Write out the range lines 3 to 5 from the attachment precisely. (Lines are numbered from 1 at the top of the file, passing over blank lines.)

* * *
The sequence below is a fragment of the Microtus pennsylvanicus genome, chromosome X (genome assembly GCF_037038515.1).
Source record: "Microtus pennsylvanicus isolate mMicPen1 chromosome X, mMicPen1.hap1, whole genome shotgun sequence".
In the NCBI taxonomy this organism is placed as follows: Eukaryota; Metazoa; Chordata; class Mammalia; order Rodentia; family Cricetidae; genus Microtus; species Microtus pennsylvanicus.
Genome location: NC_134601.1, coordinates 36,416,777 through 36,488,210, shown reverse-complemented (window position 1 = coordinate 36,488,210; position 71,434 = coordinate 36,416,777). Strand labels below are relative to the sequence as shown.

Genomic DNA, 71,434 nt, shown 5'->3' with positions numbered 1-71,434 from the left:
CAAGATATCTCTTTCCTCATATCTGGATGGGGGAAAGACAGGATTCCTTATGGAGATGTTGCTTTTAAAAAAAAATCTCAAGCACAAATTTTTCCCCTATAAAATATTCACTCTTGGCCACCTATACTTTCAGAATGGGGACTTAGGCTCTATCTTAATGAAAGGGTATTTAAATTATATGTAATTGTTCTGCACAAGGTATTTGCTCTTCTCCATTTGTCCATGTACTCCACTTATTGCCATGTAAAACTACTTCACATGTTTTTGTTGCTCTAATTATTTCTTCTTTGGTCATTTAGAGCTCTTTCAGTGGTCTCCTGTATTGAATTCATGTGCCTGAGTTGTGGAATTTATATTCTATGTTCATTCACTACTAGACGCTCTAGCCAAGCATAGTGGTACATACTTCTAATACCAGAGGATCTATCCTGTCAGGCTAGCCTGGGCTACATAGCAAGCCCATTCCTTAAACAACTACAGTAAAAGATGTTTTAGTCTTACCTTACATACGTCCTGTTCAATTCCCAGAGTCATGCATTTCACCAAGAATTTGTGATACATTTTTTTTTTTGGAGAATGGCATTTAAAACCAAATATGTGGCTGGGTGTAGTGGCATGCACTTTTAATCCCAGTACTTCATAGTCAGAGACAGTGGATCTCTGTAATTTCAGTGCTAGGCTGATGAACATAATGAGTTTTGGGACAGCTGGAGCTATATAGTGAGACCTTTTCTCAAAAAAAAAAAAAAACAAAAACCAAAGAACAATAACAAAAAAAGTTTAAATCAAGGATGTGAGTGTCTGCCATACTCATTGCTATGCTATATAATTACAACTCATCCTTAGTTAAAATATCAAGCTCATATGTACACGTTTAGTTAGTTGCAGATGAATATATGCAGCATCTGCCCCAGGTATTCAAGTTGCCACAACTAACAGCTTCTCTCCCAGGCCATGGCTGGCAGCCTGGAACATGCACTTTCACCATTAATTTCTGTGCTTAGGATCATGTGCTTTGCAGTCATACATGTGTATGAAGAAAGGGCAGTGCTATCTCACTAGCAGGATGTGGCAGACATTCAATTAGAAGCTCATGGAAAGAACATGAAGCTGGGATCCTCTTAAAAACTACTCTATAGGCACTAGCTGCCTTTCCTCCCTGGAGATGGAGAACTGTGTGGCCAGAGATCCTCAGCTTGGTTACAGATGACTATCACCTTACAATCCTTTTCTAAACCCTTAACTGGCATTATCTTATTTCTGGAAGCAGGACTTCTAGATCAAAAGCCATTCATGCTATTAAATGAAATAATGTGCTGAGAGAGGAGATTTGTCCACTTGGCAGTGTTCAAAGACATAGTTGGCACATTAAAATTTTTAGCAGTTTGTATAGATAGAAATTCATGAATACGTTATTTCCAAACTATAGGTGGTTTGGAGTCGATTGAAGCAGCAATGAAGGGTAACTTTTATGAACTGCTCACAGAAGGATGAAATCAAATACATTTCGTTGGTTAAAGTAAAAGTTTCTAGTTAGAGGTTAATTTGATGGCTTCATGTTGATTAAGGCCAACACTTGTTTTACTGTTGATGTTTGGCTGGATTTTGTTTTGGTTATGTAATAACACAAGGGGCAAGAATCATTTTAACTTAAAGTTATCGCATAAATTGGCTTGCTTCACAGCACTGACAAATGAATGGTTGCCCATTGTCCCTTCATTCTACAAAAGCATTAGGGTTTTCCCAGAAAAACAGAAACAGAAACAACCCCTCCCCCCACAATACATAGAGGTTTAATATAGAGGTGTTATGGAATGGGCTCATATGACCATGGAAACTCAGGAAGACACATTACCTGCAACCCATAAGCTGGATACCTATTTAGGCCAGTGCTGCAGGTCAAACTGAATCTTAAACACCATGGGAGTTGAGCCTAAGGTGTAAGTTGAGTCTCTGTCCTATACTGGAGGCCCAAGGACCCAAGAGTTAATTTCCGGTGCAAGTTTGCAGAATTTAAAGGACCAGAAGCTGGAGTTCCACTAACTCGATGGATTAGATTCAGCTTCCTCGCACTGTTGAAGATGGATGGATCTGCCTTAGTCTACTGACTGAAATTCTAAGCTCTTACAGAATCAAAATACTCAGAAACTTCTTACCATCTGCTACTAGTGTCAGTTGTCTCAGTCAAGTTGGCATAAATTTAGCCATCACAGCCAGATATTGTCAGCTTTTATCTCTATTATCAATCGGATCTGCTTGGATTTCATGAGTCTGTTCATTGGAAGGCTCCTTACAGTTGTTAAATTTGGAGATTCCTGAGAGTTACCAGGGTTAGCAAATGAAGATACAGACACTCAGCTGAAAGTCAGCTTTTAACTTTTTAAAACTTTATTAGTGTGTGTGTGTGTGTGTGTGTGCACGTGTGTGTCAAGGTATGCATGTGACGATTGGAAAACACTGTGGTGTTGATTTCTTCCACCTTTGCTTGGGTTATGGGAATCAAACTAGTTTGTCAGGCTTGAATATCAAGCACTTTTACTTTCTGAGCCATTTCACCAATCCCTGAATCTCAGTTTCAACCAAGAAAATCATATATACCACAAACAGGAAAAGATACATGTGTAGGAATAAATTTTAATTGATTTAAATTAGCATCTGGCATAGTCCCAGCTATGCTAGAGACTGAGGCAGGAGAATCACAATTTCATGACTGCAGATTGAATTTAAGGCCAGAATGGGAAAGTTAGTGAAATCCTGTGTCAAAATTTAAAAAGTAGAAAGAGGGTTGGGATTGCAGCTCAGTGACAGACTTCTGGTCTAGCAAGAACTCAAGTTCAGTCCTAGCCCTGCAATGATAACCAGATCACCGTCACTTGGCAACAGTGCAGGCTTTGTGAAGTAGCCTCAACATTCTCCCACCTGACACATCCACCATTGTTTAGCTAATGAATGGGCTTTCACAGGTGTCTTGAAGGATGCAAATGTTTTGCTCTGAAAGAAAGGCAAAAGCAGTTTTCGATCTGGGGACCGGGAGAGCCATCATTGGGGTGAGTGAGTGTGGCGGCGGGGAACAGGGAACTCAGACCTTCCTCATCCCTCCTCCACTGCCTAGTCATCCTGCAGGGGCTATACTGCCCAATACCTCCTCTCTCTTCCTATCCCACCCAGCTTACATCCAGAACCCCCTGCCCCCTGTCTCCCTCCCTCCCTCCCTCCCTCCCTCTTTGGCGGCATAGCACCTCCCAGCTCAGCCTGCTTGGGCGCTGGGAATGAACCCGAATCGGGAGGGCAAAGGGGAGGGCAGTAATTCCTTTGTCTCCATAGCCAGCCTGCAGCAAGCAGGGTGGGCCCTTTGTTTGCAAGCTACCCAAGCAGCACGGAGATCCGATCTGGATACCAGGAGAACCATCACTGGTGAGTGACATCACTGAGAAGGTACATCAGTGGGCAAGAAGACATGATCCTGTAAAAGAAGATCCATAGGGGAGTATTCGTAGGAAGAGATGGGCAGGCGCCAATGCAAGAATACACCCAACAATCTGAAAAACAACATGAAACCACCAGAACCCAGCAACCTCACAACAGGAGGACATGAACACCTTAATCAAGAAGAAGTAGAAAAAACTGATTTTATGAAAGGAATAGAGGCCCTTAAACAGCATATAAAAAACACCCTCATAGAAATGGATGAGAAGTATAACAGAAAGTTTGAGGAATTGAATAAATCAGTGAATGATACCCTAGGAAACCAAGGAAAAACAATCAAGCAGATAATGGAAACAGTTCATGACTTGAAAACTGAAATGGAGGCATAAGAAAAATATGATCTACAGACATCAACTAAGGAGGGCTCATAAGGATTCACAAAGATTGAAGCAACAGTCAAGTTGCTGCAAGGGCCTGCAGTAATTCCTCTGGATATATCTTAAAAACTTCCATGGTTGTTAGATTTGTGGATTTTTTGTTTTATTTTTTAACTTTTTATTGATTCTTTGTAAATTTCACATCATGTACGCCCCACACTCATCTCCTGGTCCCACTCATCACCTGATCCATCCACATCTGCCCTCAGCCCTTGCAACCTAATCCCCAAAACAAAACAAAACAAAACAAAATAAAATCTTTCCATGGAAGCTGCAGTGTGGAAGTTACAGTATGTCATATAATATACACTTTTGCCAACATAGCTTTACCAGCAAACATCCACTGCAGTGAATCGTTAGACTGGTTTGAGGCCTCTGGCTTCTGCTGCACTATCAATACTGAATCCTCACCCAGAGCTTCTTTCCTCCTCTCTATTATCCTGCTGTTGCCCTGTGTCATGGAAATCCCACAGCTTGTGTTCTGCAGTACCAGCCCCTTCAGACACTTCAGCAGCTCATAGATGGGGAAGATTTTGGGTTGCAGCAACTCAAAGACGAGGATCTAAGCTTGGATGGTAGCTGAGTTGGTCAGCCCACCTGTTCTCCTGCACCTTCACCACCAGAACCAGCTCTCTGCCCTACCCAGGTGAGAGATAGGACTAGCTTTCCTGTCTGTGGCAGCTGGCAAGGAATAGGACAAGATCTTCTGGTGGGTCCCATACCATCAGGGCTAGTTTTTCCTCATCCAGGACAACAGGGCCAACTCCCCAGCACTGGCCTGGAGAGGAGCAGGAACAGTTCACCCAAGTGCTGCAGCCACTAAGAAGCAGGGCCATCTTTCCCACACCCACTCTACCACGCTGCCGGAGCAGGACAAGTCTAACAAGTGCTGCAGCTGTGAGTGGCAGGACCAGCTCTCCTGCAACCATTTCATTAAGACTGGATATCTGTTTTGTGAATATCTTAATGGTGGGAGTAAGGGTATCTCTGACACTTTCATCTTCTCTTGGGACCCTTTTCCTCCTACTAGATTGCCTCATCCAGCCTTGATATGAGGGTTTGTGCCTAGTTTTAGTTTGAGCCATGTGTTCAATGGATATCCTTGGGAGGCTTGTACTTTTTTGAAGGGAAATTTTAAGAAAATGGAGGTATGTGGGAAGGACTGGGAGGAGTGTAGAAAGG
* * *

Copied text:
In the NCBI taxonomy this organism is placed as follows: Eukaryota; Metazoa; Chordata; class Mammalia; order Rodentia; family Cricetidae; genus Microtus; species Microtus pennsylvanicus.
Genome location: NC_134601.1, coordinates 36,416,777 through 36,488,210, shown reverse-complemented (window position 1 = coordinate 36,488,210; position 71,434 = coordinate 36,416,777). Strand labels below are relative to the sequence as shown.

Genomic DNA, 71,434 nt, shown 5'->3' with positions numbered 1-71,434 from the left: